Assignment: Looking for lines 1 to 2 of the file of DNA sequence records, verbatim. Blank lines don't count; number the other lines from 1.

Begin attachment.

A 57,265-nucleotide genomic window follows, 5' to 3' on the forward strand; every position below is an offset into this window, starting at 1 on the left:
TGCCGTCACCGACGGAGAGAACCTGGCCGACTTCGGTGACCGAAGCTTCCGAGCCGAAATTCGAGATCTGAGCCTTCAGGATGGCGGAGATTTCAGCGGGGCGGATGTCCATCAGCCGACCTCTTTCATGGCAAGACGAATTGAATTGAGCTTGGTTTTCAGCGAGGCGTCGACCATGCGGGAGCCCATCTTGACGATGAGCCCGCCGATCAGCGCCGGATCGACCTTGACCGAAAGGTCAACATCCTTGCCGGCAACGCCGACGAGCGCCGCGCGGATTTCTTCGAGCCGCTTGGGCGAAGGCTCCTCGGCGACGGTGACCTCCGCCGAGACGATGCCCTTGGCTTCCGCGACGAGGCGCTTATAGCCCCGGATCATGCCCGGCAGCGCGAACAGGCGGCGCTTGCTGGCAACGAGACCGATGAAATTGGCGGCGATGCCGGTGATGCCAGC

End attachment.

A 57,265-nucleotide genomic window follows, 5' to 3' on the forward strand; every position below is an offset into this window, starting at 1 on the left:
TGCCGTCACCGACGGAGAGAACCTGGCCGACTTCGGTGACCGAAGCTTCCGAGCCGAAATTCGAGATCTGAGCCTTCAGGATGGCGGAGATTTCAGCGGGGCGGATGTCCATCAGCCGACCTCTTTCATGGCAAGACGAATTGAATTGAGCTTGGTTTTCAGCGAGGCGTCGACCATGCGGGAGCCCATCTTGACGATGAGCCCGCCGATCAGCGCCGGATCGACCTTGACCGAAAGGTCAACATCCTTGCCGGCAACGCCGACGAGCGCCGCGCGGATTTCTTCGAGCCGCTTGGGCGAAGGCTCCTCGGCGACGGTGACCTCCGCCGAGACGATGCCCTTGGCTTCCGCGACGAGGCGCTTATAGCCCCGGATCATGCCCGGCAGCGCGAACAGGCGGCGCTTGCTGGCAACGAGACCGATGAAATTGGCGGCGATGCCGGTGATGCCAGC